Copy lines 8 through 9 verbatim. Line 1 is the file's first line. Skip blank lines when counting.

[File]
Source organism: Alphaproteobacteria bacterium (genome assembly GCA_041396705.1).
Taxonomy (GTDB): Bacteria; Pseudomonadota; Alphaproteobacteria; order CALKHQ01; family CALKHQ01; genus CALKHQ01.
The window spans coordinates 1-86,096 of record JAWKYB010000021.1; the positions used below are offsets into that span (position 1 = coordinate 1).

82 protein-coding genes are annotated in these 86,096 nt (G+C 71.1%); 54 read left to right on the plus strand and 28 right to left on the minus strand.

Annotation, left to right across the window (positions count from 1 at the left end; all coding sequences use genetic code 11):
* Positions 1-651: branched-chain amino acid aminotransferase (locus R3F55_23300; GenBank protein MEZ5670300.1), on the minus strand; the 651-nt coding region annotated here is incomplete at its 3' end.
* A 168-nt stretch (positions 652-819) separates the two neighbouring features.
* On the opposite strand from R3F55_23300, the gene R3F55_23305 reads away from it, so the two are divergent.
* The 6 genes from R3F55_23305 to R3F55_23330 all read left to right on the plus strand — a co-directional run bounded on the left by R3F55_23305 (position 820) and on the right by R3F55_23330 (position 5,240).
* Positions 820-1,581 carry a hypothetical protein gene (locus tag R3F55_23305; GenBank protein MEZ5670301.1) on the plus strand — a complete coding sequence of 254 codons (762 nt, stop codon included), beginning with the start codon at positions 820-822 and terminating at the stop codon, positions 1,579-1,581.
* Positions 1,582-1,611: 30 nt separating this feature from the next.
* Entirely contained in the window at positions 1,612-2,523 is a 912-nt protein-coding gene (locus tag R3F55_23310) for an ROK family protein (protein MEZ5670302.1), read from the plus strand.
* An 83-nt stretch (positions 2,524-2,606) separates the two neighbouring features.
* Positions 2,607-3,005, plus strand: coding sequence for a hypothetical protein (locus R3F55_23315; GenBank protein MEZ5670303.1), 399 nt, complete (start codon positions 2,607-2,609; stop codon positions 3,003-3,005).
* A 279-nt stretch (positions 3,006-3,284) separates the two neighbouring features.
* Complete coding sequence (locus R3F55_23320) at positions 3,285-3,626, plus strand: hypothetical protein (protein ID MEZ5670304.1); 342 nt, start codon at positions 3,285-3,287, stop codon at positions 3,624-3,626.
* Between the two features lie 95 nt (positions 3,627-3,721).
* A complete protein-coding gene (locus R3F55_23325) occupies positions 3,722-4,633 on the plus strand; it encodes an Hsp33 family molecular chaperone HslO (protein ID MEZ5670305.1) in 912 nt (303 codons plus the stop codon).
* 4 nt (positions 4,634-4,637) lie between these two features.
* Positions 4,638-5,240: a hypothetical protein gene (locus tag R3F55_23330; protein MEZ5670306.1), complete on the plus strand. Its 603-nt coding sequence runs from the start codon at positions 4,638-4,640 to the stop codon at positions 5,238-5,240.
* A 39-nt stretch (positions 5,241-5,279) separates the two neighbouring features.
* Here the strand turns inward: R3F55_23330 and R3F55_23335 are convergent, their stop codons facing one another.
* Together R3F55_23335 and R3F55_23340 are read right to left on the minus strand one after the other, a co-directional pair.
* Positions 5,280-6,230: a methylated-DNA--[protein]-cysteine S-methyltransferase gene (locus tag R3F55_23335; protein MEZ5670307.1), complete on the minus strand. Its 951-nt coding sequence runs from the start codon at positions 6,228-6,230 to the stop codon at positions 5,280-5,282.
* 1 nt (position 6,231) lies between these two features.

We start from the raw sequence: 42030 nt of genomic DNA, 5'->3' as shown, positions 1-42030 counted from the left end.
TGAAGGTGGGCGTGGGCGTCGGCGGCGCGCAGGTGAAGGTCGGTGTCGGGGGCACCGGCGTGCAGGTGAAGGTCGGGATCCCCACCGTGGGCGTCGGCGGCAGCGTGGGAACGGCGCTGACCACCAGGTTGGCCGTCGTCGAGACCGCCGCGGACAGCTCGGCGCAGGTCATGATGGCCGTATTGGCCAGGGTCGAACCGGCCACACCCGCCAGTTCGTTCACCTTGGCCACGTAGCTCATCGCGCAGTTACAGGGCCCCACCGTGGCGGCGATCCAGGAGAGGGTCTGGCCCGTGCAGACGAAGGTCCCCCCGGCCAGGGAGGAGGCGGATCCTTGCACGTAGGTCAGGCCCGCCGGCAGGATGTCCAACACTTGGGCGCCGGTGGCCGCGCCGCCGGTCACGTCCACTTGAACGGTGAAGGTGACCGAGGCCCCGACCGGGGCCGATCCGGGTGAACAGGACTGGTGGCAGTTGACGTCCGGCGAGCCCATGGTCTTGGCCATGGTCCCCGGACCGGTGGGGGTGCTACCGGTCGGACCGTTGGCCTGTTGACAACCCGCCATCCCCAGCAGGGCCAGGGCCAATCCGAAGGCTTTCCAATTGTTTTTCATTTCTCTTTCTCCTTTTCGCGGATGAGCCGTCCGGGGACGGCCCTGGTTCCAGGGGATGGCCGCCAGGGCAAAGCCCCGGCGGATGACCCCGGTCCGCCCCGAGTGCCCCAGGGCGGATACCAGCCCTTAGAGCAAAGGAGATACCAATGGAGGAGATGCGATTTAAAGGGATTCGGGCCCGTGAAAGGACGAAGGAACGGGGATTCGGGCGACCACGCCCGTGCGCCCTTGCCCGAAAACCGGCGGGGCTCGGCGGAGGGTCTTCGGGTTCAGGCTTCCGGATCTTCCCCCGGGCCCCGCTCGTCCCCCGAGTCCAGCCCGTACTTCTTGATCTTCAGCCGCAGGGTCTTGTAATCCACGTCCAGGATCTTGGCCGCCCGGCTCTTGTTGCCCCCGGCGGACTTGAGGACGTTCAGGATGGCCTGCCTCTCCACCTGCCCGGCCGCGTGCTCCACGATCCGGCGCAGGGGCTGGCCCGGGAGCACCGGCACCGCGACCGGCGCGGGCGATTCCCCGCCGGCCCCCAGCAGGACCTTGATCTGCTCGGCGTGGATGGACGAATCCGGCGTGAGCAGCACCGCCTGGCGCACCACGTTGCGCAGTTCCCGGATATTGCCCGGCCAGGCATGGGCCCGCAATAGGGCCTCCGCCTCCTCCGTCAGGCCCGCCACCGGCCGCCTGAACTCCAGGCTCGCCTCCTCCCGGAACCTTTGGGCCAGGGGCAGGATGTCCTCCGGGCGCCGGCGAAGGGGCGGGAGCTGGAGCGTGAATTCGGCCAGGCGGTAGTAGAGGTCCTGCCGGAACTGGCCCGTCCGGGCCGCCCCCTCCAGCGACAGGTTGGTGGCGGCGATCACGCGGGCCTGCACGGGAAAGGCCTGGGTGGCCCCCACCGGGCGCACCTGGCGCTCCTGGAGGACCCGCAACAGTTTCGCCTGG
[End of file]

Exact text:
* On the opposite strand from R3F55_23300, the gene R3F55_23305 reads away from it, so the two are divergent.
* The 6 genes from R3F55_23305 to R3F55_23330 all read left to right on the plus strand — a co-directional run bounded on the left by R3F55_23305 (position 820) and on the right by R3F55_23330 (position 5,240).